Color me cynical if the employment figures cited by the government are inflated by the increase of bureaucratic hires.

Posted by Okonkolo | July 9, 2007 12:24 PM

The Dems kept pushing? Yeah right, the GOP majority in the House and Senate knew better, but those noisy Dems just made them do it?
The DHS was created by a GOP congress and signed off by Bush, who didn't have the balls to veto or the brains to sell a reasonable alternative, even at the height of his influence. Both parties wanted to "do something" and look active and strong, and the DHS is the fat bastard child of that effort. The reasonable voices got drowned out by the chest thumping. But chest thumping helps one get reelected.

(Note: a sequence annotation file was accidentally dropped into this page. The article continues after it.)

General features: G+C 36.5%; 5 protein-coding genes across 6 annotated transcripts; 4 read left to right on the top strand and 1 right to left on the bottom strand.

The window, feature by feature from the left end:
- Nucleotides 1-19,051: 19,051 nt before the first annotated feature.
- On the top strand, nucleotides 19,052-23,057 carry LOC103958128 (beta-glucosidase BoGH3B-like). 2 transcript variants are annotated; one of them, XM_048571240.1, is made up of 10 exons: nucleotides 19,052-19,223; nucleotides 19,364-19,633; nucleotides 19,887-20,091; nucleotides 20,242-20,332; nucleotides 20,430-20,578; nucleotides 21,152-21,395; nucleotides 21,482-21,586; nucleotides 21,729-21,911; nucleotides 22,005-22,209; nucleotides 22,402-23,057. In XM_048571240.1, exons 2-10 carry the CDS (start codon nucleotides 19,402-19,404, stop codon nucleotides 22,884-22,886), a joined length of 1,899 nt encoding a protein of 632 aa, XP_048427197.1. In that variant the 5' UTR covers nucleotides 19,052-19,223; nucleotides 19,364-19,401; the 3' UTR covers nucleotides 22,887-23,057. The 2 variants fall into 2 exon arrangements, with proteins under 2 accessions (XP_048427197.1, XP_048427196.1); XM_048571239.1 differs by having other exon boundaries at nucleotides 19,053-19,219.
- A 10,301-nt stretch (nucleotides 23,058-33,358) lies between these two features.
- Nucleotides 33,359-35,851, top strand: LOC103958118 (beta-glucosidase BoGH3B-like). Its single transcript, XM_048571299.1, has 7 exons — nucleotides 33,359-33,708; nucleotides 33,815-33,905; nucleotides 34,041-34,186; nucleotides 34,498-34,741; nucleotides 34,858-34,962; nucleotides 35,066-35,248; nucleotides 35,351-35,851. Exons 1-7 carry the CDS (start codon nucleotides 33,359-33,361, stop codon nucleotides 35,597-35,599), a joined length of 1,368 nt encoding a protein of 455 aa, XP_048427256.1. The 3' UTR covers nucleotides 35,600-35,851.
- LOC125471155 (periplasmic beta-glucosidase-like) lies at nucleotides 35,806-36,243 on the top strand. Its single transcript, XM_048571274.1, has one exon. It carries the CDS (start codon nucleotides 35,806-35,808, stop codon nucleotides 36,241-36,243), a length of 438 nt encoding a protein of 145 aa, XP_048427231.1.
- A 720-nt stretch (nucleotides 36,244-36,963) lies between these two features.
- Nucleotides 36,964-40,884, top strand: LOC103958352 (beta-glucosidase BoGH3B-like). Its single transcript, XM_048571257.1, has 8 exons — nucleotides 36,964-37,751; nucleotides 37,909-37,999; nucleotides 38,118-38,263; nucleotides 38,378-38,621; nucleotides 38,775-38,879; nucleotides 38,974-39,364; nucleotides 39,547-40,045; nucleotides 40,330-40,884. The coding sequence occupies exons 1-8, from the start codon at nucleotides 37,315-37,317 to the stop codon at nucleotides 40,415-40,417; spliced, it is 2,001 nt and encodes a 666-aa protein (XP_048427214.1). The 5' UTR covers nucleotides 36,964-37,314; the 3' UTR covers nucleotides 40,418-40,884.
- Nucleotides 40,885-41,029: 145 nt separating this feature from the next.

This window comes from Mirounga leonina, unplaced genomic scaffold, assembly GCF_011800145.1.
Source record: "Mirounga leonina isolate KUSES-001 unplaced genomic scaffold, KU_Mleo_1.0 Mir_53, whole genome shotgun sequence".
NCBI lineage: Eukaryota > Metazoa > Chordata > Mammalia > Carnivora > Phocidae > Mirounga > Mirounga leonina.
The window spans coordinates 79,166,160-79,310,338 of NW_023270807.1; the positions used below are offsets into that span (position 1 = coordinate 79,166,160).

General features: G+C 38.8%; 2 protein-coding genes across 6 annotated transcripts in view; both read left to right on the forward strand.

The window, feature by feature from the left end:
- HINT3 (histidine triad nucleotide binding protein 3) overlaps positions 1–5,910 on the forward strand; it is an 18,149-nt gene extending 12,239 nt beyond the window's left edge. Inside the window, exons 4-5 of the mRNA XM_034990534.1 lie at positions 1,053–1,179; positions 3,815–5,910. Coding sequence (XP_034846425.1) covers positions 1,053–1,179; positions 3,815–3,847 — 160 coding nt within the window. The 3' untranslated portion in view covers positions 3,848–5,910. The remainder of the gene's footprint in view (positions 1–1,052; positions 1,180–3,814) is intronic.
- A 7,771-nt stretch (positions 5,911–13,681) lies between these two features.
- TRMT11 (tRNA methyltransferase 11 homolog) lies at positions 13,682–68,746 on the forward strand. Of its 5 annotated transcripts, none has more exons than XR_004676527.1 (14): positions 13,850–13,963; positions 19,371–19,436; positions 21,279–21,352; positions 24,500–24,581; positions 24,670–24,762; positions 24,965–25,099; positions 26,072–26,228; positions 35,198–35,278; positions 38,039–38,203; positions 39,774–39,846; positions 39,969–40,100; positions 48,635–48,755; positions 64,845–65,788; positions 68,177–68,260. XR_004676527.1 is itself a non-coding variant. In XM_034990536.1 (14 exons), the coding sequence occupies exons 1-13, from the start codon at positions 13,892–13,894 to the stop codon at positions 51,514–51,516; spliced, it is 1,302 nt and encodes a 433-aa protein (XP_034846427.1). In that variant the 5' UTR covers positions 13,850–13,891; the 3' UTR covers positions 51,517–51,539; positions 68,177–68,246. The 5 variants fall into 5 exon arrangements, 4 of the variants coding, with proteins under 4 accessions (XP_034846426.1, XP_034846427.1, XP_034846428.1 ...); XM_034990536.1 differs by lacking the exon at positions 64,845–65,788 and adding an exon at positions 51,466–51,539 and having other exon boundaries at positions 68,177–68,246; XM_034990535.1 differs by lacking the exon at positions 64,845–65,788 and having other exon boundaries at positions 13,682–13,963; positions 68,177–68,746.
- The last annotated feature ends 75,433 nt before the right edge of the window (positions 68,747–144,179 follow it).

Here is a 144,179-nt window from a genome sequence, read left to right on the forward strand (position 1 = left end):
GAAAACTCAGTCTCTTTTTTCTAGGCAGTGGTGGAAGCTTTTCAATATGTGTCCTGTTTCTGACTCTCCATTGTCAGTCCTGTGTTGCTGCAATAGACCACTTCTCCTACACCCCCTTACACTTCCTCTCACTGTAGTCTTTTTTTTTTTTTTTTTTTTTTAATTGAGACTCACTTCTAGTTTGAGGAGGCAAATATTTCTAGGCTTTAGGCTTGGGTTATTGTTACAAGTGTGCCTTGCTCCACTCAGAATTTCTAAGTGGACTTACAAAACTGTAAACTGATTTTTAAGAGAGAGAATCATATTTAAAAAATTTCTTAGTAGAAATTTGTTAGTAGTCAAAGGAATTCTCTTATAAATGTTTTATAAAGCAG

Posted by Burt | July 9, 2007 1:02 PM

Okonkolo, You are mistaken. The Dems controlled the Senate. Remember Tom Daschle?

Posted by Okonkolo | July 9, 2007 1:35 PM

Burt, thanks for pointing out my mistake. That whole Cheney-tiebreaker/Jeffords defection year is a bit hazy to me already. I believe DHS was authorized after the Democrats lost the 02 elections, but while they were still in power. But there was already an Office of Homeland Security led by Tom Ridge before that, so it's all hairsplitting. I still say it is the fat bloated offspring of both parties, but a mistake is a mistake.

Posted by SkyWatch | July 9, 2007 3:11 PM

Did I just read the name Tom Ridge?

The guy who put sheet over the statues so as to not offend the tender folks?

Hmmm... that seems like a good comparison to the new EU.

PS.. this is off topic but does anyone remember Hillary Clinton getting 40 million to restore the flag that inspired the Star Spangled Banner? What happened to that?